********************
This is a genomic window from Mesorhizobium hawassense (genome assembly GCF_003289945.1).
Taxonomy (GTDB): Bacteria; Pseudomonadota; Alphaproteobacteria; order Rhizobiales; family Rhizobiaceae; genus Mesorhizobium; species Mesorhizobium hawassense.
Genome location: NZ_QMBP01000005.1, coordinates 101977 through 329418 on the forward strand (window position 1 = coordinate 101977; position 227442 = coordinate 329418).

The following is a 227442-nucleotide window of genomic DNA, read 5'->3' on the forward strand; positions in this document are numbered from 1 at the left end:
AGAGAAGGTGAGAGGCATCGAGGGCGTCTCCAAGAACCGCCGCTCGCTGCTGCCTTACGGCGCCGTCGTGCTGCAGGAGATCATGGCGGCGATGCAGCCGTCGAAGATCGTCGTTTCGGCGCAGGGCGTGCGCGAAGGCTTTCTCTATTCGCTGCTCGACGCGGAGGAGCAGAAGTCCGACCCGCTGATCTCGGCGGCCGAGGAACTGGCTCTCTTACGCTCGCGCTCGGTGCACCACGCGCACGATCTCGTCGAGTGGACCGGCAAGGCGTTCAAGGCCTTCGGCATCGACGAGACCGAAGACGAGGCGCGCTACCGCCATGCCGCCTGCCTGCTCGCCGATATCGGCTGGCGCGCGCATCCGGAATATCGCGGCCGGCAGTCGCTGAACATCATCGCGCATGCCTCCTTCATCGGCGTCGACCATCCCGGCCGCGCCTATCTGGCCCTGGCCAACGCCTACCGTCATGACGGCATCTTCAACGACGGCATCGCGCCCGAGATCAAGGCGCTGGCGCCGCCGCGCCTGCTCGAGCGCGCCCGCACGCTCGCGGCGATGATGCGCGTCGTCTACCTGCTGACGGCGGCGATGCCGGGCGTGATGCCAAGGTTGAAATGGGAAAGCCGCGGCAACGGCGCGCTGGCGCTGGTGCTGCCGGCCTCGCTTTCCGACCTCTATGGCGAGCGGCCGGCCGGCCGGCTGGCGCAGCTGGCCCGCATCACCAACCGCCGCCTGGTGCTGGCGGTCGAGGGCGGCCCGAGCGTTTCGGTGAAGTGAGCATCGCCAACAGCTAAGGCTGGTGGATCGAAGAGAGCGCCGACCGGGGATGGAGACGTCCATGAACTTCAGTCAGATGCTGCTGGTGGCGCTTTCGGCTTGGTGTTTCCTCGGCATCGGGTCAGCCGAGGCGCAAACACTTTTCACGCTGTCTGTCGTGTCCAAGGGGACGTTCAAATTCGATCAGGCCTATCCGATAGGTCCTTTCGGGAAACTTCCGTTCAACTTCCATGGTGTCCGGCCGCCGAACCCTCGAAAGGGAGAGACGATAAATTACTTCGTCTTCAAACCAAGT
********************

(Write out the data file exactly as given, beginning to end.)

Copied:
This is a genomic window from Mesorhizobium hawassense (genome assembly GCF_003289945.1).
Taxonomy (GTDB): Bacteria; Pseudomonadota; Alphaproteobacteria; order Rhizobiales; family Rhizobiaceae; genus Mesorhizobium; species Mesorhizobium hawassense.
Genome location: NZ_QMBP01000005.1, coordinates 101977 through 329418 on the forward strand (window position 1 = coordinate 101977; position 227442 = coordinate 329418).

The following is a 227442-nucleotide window of genomic DNA, read 5'->3' on the forward strand; positions in this document are numbered from 1 at the left end:
AGAGAAGGTGAGAGGCATCGAGGGCGTCTCCAAGAACCGCCGCTCGCTGCTGCCTTACGGCGCCGTCGTGCTGCAGGAGATCATGGCGGCGATGCAGCCGTCGAAGATCGTCGTTTCGGCGCAGGGCGTGCGCGAAGGCTTTCTCTATTCGCTGCTCGACGCGGAGGAGCAGAAGTCCGACCCGCTGATCTCGGCGGCCGAGGAACTGGCTCTCTTACGCTCGCGCTCGGTGCACCACGCGCACGATCTCGTCGAGTGGACCGGCAAGGCGTTCAAGGCCTTCGGCATCGACGAGACCGAAGACGAGGCGCGCTACCGCCATGCCGCCTGCCTGCTCGCCGATATCGGCTGGCGCGCGCATCCGGAATATCGCGGCCGGCAGTCGCTGAACATCATCGCGCATGCCTCCTTCATCGGCGTCGACCATCCCGGCCGCGCCTATCTGGCCCTGGCCAACGCCTACCGTCATGACGGCATCTTCAACGACGGCATCGCGCCCGAGATCAAGGCGCTGGCGCCGCCGCGCCTGCTCGAGCGCGCCCGCACGCTCGCGGCGATGATGCGCGTCGTCTACCTGCTGACGGCGGCGATGCCGGGCGTGATGCCAAGGTTGAAATGGGAAAGCCGCGGCAACGGCGCGCTGGCGCTGGTGCTGCCGGCCTCGCTTTCCGACCTCTATGGCGAGCGGCCGGCCGGCCGGCTGGCGCAGCTGGCCCGCATCACCAACCGCCGCCTGGTGCTGGCGGTCGAGGGCGGCCCGAGCGTTTCGGTGAAGTGAGCATCGCCAACAGCTAAGGCTGGTGGATCGAAGAGAGCGCCGACCGGGGATGGAGACGTCCATGAACTTCAGTCAGATGCTGCTGGTGGCGCTTTCGGCTTGGTGTTTCCTCGGCATCGGGTCAGCCGAGGCGCAAACACTTTTCACGCTGTCTGTCGTGTCCAAGGGGACGTTCAAATTCGATCAGGCCTATCCGATAGGTCCTTTCGGGAAACTTCCGTTCAACTTCCATGGTGTCCGGCCGCCGAACCCTCGAAAGGGAGAGACGATAAATTACTTCGTCTTCAAACCAAGT